In a sleepy village in the Shire, young Frodo Baggins finds himself faced with an immense task, as his elderly cousin Bilbo entrusts the Ring to his care. Frodo must leave his home and make a perilous journey across Middle-earth to the Cracks of Doom, there to destroy the Ring and foil the Dark Lord in his evil purpose.
Since it was first published in 1954, The Lord of the Rings has been a book people have treasured. Steeped in unrivalled magic and otherworldliness, its sweeping fantasy has touched the hearts of young and old alike. Nearly 100 million copies of its many editions have been sold around the world, and occasional collector's editions become prized and valuable items of publishing. Now it is available for the first time on digital download, complete and unabridged.
This is the first book of The Fellowship of the Ring.
Don't miss the rest of Tolkien's masterpiece, The Lord of the Rings.
©1954, 1966 The Trustees of the J.R.R. Tolkien 1967 Settlement; (P)1991 Recorded Books, LLC; This edition published 2001 by HarperCollinsPublishers Ltd., London, UK
"An extraordinary book. It deals with a stupendous theme. It leads us through a succession of strange and astonishing episodes, some of them magnificent." (The Observer)
"Among the greatest works of imaginative fiction of the twentieth century." (Sunday Telegraph)
The reader has done a marvelous job. I had struggled through the book many years ago and had eventually, after persevering for several years (!) reached the end, but this book tripped through my headphones like sweet music.
In fact that is one of the aspects of the book that I most enjoyed. The reader does a marvelous job of singing the many songs that are recounted in the book and, instead of simply seeming a way to pad out the story, they become an intrinsic part of the narration. For this aspect of the audiobook alone I would highly recommend this title!
Rob Inglis does a very good job of narrating. Personally I could do without the singing and I would rather he simply read the songs but no complaints overall. You can hear every word very clearly and he reads with feeling so you don't feel as though he's just going through the motions.
My only complaints are:
1. In common with most Tolkien fans I think the book is too short.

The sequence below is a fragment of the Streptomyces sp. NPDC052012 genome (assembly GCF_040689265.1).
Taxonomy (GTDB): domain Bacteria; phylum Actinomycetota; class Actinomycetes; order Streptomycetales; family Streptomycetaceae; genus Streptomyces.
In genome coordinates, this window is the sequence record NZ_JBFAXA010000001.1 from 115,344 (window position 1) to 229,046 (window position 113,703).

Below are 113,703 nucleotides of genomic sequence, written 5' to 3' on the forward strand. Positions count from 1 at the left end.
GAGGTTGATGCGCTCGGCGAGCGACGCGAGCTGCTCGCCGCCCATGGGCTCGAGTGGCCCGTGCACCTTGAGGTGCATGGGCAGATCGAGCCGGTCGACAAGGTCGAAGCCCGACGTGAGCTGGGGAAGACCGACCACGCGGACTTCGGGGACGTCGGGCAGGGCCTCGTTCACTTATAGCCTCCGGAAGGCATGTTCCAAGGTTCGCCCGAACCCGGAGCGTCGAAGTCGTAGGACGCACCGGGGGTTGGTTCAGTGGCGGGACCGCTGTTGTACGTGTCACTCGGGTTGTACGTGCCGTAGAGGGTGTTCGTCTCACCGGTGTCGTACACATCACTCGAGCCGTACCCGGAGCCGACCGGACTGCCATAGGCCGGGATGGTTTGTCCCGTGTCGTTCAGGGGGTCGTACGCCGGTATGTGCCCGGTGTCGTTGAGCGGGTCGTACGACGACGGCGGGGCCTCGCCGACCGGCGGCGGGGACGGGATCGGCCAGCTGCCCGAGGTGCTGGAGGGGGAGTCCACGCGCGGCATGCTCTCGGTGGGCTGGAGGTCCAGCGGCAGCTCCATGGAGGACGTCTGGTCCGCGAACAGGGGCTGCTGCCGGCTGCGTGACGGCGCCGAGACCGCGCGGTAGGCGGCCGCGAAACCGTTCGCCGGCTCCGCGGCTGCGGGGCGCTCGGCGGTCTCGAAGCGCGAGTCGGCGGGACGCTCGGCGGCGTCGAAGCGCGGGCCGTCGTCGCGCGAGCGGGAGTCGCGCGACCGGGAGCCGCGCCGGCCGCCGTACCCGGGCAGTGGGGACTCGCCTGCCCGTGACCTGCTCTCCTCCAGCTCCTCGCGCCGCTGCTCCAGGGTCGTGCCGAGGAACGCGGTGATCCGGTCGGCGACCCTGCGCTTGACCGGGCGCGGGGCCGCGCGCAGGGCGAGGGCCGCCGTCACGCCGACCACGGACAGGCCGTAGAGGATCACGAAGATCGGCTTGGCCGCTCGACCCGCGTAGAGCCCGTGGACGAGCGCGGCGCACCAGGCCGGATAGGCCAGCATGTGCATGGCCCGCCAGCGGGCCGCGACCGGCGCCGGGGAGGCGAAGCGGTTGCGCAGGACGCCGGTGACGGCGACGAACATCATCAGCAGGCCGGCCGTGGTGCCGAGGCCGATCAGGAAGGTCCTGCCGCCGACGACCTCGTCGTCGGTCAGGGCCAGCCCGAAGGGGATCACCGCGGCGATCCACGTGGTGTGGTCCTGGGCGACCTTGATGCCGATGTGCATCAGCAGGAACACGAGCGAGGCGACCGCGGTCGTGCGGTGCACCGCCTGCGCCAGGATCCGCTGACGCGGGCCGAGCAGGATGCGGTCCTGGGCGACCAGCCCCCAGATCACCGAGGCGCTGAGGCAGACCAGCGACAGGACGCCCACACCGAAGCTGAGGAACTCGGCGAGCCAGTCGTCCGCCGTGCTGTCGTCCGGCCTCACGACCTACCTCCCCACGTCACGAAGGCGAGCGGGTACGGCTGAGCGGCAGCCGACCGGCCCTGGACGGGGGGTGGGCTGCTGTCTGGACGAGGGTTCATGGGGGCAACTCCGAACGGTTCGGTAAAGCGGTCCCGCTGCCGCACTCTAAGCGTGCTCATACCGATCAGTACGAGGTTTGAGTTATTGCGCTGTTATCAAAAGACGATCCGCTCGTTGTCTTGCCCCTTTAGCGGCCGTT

2. The publisher and/or Audible are guilty of greed by dividing the book into 6 credits. This is not in the spirit of the contract that I have with Audible. Lord of the Rings is one book and should be one credit. It could arguably be divided into three books but certainly not six! Shame on you!
For some reason "The Lord of the Rings" was split into 6 separate downloads, even though it's by all standards a single book. Different parts of it are not meant to be read by themselves.
Reading is one of life's greatest pleasures...and, now that I've found audiobooks, I can read even while performing mundane tasks!
Rob Inglis is the perfect narrator for this story. I just wish the book wasn't sold in six separate parts - very (and unnecessarily) pricey. But I bought and enjoyed all six anyway - the story is too well written, and Rob Inglis does too good a job reading it, to stop after the first one.
I just can't get enough of this magnificently written masterpiece. Lord of the Rings is a wonderful exciting escape for me and now thanks to audible I can take it with me everywhere. I can listen to it in the car, lying in bed or sitting on a park bench. Absolutely BRILLIANT audible - give me more !!!
When I drive, I read... uhm listen. I like SciFi, Fantasy, some Detective and Espionage novels and Religion. Now and then I will also listen to something else.
I've read the Fellowship of the Ring twice. With Rob Inglis' voice added to this classic, it becomes ten times better. It is sad to see the Fellowship being broken up into two downloadable parts, for which you have to pay separately. It must be mentioned however that Audible's price for it is still much cheaper than buying the audio CD's.
While the first half of the fellowship of the ring (Book 1) is great, the second half (Book 2) evidently isn't available on the site for download. If it is, I haven't found it. This makes buying the first half of the book fairly worthless - I shouldn't have assumed "Part 2" as identified on the download meant the same Part 2 that is in the actual book.
The audio book is not better, it is different. The narrator has the skill to bring a book I struggled to read in print into vivid and exciting life. He does not act the books, he 'narrates' them extremely well, telling the story with rhythm and pace, while giving each character in the book an individual voice.
If, like me, you really struggled with the Lord of the Rings in print, then try a volume of this read by Rob Inglis, this may be the avenue into the Tolkien world you are looking for.
It appears you can get this title when you first sign up for audible, but if you think you're going to spend the rest of your tokens to get the whole series, think again Americans. Once you log in to your account you get a red error saying, "Due to publishing agreements, this title is not available in the country where you live." I hope I can cancel without penalty.
In a way, yes. Many people have a problem reading the print version because Tolkein loves to use very long descriptions and histories along with a very liberal use of songs and poems. These suit an audio version, where the listener can just sit back and soak in the atmosphere created by the vivid descriptions, or enjoy the songs actually sung by the narrator. The voices are also a treat.
The format of the book also suits a voiced narrator as Tolkein writes in the format of a story teller telling you a tale of a world bigger than the books.
The scale of the story is so epic yet personal. And having just listened to The Hobbit, the many references make the world feel so alive and real.